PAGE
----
The 5 Yamas of Yoga
The 5 Yamas of Yoga
At the beginning of Patanjali’s eight limbs of yoga lays the yamas: the moral, ethical, and societal guidelines for the yoga practitioner.
These guidelines are all expressed in the positive, and thus become emphatic descriptions of how a yogi behaves and relates to his or her world when truly immersed in the intuitive state of yoga.
While we may not strive to reach such a pure state ourselves, the 5 yamas of yoga are still highly relevant and valued guides to lead a conscious, honest, and ethical life.
Patanjali considered the 5 yamas of yoga the great, mighty and universal vows. They should be practiced on all levels (actions, words, and thoughts) and they are not confined to class, place, time or concept of duty (YS 2.31)
What Are The 5 Yamas of Yoga?
Ahimsa is the practice of non-violence, which includes physical, mental, and emotional violence towards others and Self. We create violence most often in our reactions to events and others, habitually creating judgement, criticism, anger, or irritation.
Compassion is the ability to accept events as they are with an open and loving heart. It is a letting go of reacting to a situation in a conditional and negative way, and replaces those feelings or thoughts with kindness, acceptance, and love.
When you first begin practicing compassion it can be hard, and even frustrating. The key is to have compassion for oneself for not having compassion, and to smile at this contradiction.
Satya (truthfulness) urges us to live and speak our truth at all times. Live authentically according to our soul. Walking the path of truth is hard, especially while respecting the first yama, Ahimsa.
Since Ahimsa must be practiced first, we must be careful not to speak a respect, honor, and integrity, but also provides the vision to clearly see the higher truths of the yogic path.
Asteya (non-stealing) is defined as not taking what is not freely given. While this may seem easy to accomplish, it can actually be more challenging to practice.
On a personal level the practice of Asteya entails not committing theft physically and/or not causing or approving of anyone else doing it- in mind, words, or actions. On a level of society, Asteya is in opposition to exploitation, social injustice, and oppression.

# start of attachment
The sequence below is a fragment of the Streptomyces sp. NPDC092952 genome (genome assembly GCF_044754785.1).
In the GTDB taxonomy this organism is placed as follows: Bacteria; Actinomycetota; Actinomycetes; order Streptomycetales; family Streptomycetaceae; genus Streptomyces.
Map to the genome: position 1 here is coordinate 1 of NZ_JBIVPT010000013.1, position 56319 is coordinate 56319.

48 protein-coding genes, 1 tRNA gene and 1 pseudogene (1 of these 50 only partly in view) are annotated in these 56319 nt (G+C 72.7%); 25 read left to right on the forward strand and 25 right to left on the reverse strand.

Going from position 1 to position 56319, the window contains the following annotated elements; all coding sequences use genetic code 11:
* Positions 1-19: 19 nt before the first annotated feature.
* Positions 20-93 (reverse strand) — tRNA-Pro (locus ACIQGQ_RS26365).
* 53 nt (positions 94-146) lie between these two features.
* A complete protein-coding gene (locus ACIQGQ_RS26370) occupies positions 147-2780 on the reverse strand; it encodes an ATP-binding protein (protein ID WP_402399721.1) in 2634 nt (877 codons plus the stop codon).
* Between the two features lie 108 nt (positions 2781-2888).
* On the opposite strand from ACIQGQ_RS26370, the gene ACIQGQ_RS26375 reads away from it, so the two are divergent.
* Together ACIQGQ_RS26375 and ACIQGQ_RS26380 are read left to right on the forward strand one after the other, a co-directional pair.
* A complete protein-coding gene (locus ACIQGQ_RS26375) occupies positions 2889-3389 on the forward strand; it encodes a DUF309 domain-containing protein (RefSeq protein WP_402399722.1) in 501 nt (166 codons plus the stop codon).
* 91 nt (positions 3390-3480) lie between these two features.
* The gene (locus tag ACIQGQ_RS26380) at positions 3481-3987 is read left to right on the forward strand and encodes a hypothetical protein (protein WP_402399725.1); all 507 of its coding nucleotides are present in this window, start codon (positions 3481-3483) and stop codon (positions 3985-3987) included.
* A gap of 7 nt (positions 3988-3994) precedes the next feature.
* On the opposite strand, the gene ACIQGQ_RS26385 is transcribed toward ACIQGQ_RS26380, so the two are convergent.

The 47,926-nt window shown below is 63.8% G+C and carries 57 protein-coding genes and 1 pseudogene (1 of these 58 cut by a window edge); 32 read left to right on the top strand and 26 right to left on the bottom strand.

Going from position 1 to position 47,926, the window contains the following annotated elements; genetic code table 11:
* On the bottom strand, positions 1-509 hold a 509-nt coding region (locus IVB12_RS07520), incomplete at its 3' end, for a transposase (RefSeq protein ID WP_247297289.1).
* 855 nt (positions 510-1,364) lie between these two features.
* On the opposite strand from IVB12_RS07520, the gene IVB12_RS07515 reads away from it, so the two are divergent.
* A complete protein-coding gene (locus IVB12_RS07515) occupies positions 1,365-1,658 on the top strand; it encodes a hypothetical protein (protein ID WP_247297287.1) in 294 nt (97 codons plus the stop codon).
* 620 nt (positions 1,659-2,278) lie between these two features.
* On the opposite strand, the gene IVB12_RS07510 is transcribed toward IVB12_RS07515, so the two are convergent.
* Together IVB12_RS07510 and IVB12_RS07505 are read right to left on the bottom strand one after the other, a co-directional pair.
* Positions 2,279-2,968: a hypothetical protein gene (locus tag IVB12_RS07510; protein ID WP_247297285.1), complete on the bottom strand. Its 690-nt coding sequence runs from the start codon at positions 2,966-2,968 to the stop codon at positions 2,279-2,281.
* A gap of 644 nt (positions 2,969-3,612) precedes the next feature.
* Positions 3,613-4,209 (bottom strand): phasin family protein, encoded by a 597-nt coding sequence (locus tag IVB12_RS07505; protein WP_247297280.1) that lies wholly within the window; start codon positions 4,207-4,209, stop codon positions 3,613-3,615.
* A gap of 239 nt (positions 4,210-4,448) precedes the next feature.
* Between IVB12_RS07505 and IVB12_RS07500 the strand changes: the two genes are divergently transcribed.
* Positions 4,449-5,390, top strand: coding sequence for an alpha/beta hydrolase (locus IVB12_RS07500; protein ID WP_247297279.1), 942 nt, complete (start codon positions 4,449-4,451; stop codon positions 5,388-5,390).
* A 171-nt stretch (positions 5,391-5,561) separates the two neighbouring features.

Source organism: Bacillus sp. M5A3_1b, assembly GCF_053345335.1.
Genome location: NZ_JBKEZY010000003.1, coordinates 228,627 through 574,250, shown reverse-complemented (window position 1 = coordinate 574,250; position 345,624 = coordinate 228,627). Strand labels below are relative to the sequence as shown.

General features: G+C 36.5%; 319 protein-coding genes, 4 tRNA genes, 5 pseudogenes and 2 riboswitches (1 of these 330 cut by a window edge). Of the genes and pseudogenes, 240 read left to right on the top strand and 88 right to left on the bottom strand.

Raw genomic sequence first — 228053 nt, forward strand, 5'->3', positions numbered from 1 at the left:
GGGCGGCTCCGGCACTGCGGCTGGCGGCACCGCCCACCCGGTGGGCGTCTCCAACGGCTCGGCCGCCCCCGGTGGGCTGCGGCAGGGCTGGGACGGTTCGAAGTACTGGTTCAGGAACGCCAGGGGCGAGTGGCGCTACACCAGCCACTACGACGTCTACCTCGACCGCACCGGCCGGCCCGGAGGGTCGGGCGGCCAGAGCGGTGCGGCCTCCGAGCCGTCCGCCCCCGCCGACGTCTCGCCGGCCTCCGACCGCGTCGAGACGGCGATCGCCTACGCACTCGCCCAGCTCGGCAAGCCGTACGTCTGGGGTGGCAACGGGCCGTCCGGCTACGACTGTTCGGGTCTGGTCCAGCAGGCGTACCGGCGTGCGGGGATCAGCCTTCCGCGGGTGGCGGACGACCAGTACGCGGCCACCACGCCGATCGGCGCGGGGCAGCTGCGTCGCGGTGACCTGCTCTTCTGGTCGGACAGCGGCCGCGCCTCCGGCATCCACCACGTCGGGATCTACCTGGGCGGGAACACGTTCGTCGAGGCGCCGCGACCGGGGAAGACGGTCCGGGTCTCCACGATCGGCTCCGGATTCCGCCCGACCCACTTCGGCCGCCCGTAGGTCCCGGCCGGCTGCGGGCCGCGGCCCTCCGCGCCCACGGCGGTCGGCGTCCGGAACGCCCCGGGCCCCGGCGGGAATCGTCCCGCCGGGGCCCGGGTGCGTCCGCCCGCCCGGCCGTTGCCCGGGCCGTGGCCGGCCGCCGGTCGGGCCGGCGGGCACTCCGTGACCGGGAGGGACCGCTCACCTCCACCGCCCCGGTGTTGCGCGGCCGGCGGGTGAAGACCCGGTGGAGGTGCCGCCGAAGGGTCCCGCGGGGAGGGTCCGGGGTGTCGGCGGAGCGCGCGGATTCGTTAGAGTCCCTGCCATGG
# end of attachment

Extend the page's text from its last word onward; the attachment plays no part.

Practicing Asteya encourages generosity and overcomes Lobha (greed). When Asteya is firmly established in a yogi, all jewels will become present to him or her. (YS 2.37)
Brahmacharya (continence) states that when we have control over our physical impulses of excess, we attain knowledge, vigor, and increased energy. To break the bonds that attach us to our excesses and addictions, we need both courage and will.
Each time we overcome these impulses of excess we become stronger, healthier, and wiser.
One of the main goals in yoga is to create and maintain balance. And the simplest method for achieving balance is by practicing Brahmacharya, creating moderation in all of our activities. Practicing moderation is a way of conserving our energy, which can be applied for higher spiritual purposes.
Aparigraha (non-coveting) urges us to let go of everything that we don’t need, possessing only as much as is necessary. Worldly objects cannot be subject to change and will be ultimately destroyed.
When we become greedy and covetous, we lose the ability to see our one eternal possession, the Atman, our true Self. And when we cling to what we have, we lose the ability to be open to receive what we need.
The practicing of the 5 yamas eliminates or reduces the accumulation of bad karma, as well as prevents the draining of our energy when we lead a false and/or unconscious life.
When we practice the 5 yamas we are striving towards living a healthier, holier, and more peaceful life, while at the same time, we strengthen our powers of awareness, will and discernment. By engaging in these practices we fortify our character, improve our relationships with others, and further our progress along the path of yoga.